Stafford Act § 403(a).
 Id. at § 403(c)(6)(B).
 44 C.F.R. § 206.201(b).
 Public Assistance Policy Digest, FEMA 321, at 99 (Jan. 2008).
 FEMA Second Appeal Analysis, Town of Bennington, FEMA-4022-DR-VT, at 8 (Sept. 15, 2015).
 Id.; Public Assistance Guide, FEMA 322, at 19-20 (June 2007) [hereinafter PA Guide].
 Id. (outlining the process for critical and non-critical PNPs to apply for assistance both for emergency work and permanent work).
 See FEMA Second Appeal Analysis, Louisiana State University Health Care Services Division Medical Center of Louisiana at New Orleans, FEMA-1603-DR-LA, at 3-4 (Jan. 28, 2015) (stating, “the threat of such potential exposure to the general public at large was a not a direct result of the disaster. The potential threat would have materialized only upon unlawful access and use of the biohazards and dangerous equipment. This would be considered a direct result of a criminal act independent of the disaster. Therefore, any security provided to ensure public safety against potential threats from a criminal act was not eligible work required as a direct result of the disaster.”).
 PA Guide, at 51; Memorandum from Assistant Adm’r, Disaster Assistance Directorate, FEMA, to Reg’l Adm’rs, FEMA, at 2 (Sept. 8, 2009) [hereinafter DAP 9525.9 Guidance Memo].
 Title 2 Code of Federal Regulations (2 C.F.R.) § 215.43 (2010).
 Id. § 215.44(a)(1), (3)(i).
 Id. at 40-41; FEMA Second Appeal Analysis, City of Nome, FEMA-4050-DR-AK, at 5 (Sept. 28, 2016).
 2 C.F.R. §§ 215.61-62.
 City of Nome, FEMA-4050-DR-AK, at 5-6.
 2 C.F.R. Pt. 230, App. A ¶ A.3.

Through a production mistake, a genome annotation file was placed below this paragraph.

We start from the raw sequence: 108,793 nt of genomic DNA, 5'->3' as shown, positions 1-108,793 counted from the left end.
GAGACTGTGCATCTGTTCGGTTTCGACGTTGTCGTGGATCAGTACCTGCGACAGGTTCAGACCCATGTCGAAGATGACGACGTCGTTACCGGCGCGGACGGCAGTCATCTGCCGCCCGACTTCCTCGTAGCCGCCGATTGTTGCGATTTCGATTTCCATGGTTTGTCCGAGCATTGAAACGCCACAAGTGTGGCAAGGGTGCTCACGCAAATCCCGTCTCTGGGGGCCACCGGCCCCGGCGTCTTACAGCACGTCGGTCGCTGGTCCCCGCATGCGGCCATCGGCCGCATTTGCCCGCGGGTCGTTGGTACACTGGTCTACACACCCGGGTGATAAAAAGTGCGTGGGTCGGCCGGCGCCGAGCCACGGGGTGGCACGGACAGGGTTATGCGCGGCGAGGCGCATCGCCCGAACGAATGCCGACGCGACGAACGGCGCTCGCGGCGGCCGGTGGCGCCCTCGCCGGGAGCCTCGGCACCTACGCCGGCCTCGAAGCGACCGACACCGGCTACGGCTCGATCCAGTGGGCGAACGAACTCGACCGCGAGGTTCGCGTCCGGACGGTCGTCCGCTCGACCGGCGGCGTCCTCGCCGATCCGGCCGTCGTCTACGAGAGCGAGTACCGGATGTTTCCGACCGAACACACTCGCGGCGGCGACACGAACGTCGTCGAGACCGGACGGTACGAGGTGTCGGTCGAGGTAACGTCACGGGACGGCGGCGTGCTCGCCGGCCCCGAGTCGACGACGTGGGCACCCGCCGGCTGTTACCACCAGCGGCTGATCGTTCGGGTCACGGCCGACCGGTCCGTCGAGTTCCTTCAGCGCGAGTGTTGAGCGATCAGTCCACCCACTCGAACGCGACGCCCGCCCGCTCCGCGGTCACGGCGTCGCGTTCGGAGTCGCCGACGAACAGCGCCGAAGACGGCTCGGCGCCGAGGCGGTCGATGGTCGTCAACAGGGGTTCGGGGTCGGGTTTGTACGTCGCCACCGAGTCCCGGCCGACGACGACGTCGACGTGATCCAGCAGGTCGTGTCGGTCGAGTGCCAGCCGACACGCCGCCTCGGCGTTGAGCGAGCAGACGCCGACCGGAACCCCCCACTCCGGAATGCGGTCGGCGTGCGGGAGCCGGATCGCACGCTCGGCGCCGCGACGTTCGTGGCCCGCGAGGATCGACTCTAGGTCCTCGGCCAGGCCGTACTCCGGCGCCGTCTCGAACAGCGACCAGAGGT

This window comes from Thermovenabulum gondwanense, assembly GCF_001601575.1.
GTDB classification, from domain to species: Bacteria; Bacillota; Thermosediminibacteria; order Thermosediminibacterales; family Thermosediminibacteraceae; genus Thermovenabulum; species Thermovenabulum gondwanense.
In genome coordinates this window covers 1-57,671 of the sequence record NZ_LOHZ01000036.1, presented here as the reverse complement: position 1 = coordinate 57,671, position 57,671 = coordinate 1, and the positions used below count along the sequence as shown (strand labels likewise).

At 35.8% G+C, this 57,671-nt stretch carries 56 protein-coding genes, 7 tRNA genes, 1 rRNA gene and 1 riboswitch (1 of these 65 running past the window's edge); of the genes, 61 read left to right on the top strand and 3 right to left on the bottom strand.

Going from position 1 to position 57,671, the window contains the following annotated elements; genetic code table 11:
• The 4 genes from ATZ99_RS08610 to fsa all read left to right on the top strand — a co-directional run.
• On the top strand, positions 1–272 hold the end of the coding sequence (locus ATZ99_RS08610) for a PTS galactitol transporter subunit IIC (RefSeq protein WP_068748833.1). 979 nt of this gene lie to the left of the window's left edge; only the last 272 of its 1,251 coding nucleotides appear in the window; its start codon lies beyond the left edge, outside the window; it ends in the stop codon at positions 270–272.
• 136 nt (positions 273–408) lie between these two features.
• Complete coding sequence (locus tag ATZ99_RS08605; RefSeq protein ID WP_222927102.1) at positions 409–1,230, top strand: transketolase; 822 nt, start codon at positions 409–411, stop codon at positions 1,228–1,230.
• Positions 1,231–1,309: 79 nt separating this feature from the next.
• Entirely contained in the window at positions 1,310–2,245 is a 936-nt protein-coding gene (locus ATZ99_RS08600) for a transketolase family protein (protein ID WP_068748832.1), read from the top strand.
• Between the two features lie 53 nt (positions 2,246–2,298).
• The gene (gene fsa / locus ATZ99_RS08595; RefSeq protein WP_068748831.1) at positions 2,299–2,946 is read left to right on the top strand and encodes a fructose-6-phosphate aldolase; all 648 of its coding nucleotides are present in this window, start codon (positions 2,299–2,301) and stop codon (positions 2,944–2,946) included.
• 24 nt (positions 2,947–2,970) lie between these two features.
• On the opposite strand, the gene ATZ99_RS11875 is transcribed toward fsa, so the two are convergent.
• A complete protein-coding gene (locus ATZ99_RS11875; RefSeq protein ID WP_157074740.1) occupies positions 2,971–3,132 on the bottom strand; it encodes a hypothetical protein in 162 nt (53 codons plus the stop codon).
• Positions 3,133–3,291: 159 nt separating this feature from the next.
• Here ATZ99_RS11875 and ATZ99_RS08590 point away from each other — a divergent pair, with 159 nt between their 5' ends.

Stafford Act § 324(a); Disaster Assistance Policy DAP 9525.9, Section 324 Management Costs and Direct Administrative Costs, at 2-5 (Sept. 8, 2009).
 DAP 9525.9 Guidance Memo, at 2.
 Letter from Attorney, Egan, Flanagan, and Cohen, P.C. to Disaster Recovery Sec. Chief, MEMA, at 12-13 (Mar. 16, 2017).
 See 2 C.F.R. § 215.44(a)(1) (stating that a recipient is to avoid purchasing unnecessary items); see also 2 CFR 215. 44(a)(3)(i) (stating that when soliciting for goods and services, a clear and accurate description of the technical requirements for the material, product or service to be procured should be provided, and in competitive procurements, such a description shall not contain any features which would unduly restrict competition.)
 The procurement advertisement included emergency operations, emergency response, contingency, risk assessment, climate change adaptation, vulnerability, hazards identification, operability, hazard mitigation, incident response, testing, training and exercise programs, community relations, modeling, asset management, logistics and support, regional response, decontamination, business continuity planning, data management, documentation, and debris cleanup and removal.
 First Appeal Analysis, at 20-21 (also noting that Witt’s rate of $185.70, which included travel costs was reduced to $155.10, and further reduced as part of the RA’s enforcement remedy due to the procurement violations).
 State of Vermont Contract between the Vermont Agency of Administration and Witt Group Holdings, LLC (Sept. 21, 2011) (reflecting a period of performance from September 15, 2011 through January 15, 2012; stating that Witt would provide qualified personnel to offer advice and counsel related to disaster recovery and recovery program issues, including management of FEMA grants, strategy, development of policy and programs designed to support or enhance recovery efforts, development of recovery priorities and objectives, communications and coordination efforts, and evaluation of activities and progress made; also that Witt may be required to provide staff to assist with provision of technical, programmatic, and management support as requested; and provided the hourly rate of a public assistance/mitigation specialist to be $132.90 per hour).
 Letter from Attorney, Egan, Flanagan, and Cohen, P.C. to Appeals Analyst, FEMA Reg. I, at 7-8 (Sept. 21, 2017).
 DAP 9525.9, at 2; and Memorandum from Assistant Administrator, at Attachment; see id. at 3 (stating “[t]ravel and per diem costs for contractor employees that work on eligible Public Assistance projects are eligible as direct costs if such costs can be and are attributed to individual projects.”).